Security group rules

This section describes the additional security features related to your cloud provider.

Feature Description
Security Groups

While access to hosts on your local network is typically controlled by a firewall, access to your cloud hosts is controlled using security groups. A security group specifies which protocols are allowed and which ports are open for incoming and outgoing traffic to a cloud host. For incoming traffic, you can restrict access to one or more IP addresses.

Example: You need to connect to your cloud hosts via Remote Desktop. Therefore, you configure your security group to allow incoming traffic over TCP port 3389 (RDP). However, you only allow access for your company's IP addresses to prevent unauthorized access from the outside.

Security groups are configured on the website of your cloud provider, and must be created separately for each region. You can create as many security groups as you need, up to the limit imposed by your cloud provider. You select a security group at the time you provision cloud hosts, and that security group applies until the hosts are terminated.

Note: Not applicable for Microsoft Azure cloud accounts.

Key Pairs

Key pairs are necessary if you intend to connect remotely to a cloud host created from a public image.

A key pair consists of a public key and a private key. The public key is saved to the cloud host and the private key is saved locally on your computer or network.

Caution: When creating a new key pair, you are prompted to save the private key. Make sure to save it in a secure location. Without the private key, you cannot log into your hosts!

The private key is used differently for Windows and Linux hosts:

  • Window hosts. When connecting remotely to a Windows host, you need the administrator password. The administrator password is generated on the website of your cloud provider by uploading the private key.

  • Linux hosts. The private key itself is used when connecting to a Linux host.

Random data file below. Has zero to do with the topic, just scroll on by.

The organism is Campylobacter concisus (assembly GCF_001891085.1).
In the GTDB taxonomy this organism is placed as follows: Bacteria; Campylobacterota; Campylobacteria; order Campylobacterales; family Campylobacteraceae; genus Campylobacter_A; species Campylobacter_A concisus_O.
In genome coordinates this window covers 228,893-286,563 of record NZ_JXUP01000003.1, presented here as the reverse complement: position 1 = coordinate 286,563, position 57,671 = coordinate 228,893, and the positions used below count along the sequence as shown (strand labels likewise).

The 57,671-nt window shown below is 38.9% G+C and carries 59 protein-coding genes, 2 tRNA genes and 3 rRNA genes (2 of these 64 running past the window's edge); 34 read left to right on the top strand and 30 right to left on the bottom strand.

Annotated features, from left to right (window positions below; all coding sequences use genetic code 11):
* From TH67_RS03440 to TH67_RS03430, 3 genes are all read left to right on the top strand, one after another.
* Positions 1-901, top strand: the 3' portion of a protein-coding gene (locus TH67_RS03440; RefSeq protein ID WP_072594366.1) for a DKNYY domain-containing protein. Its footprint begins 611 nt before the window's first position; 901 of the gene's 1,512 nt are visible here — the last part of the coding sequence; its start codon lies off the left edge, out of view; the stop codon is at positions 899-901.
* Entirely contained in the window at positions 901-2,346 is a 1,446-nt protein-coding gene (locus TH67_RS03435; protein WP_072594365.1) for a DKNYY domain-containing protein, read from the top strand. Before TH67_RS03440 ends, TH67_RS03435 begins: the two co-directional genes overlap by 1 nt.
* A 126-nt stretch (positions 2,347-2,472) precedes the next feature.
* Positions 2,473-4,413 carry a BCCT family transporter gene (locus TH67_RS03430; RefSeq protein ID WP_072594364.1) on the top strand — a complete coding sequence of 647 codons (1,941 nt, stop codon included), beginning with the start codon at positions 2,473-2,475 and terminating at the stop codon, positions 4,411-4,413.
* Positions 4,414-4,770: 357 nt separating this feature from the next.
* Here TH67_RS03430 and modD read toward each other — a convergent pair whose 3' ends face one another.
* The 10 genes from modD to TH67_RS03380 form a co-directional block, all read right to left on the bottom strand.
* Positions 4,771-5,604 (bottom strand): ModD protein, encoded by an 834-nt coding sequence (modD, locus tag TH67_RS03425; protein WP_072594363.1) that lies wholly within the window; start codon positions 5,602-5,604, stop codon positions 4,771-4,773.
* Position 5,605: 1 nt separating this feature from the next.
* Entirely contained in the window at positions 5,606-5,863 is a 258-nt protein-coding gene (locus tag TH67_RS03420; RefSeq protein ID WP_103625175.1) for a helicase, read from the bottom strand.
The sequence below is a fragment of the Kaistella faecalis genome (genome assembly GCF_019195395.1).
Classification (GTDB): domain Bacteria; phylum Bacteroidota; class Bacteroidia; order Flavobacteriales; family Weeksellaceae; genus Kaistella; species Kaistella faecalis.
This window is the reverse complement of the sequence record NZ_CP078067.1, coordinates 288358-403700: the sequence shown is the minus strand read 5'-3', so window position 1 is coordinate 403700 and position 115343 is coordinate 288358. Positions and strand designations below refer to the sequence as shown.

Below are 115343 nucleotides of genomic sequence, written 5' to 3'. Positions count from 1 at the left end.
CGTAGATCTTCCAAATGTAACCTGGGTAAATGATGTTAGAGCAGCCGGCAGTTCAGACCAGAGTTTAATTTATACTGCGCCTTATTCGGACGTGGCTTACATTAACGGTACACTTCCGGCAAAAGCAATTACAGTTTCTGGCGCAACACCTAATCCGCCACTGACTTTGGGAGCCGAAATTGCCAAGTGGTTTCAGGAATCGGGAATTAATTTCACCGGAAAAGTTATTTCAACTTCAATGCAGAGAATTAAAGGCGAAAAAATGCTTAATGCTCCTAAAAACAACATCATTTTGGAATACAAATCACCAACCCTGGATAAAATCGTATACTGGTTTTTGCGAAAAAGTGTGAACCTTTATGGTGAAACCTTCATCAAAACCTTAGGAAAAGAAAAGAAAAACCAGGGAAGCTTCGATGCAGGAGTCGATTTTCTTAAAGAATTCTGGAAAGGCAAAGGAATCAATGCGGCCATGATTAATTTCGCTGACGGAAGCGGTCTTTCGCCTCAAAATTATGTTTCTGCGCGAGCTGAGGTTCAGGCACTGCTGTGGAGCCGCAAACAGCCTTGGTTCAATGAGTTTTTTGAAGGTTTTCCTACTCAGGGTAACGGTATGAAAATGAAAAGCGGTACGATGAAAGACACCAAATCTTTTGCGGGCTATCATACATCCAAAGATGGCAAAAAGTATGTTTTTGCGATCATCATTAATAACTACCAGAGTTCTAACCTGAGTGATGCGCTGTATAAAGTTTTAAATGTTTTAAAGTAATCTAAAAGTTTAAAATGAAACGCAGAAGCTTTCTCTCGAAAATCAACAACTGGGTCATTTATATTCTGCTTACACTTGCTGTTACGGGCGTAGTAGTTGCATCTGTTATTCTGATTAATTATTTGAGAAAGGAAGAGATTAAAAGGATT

Key pairs are created on the website of your cloud provider, and must be created separately for each region. You can create as many key pairs as you need for your different testing teams, up to the limit imposed by your cloud provider. You select a key pair at the time you provision cloud hosts, and that key pair applies until the hosts are terminated.

Note:

  • If you provision hosts from a custom image, the administrator password (Windows machines) or public key (Linux machines) is taken from the computer where the image was created. If you need the administrator password or private key, contact the person who manages your custom images.

  • Not applicable for Microsoft Azure cloud accounts.

Elastic IP Addresses

Enables you to define static IP addresses for your provisioned hosts. You can use elastic IP addresses for opening firewall settings to provision host machines without having the need to use different IP addresses each time. To do so, you can build and use a static pool of IP addresses for granting firewall access that are reserved only for your account. This pool of IP addresses remains associated with your cloud account until you choose to explicitly release it.

Note: Not applicable for Microsoft Azure cloud accounts.

Certificate Files

Certificates are a key component of Windows Azure security.

There are two different kinds of certificates that play a role in securing your applications or services, service certificates and management certificates.

You must provide Windows Azure service certificates in the Personal Information Exchange (.pfx) format for use in Performance Center.

You must provide Windows Azure management certificates in X.509 (.cer) format and upload them to Azure.

Note: Only applicable for Microsoft Azure cloud accounts.

For details on security groups, key pairs, elastic IP addresses, and certificate files, see the documentation provided by your cloud provider.

For task details on how to initially set up communication, see Initial cloud settings.

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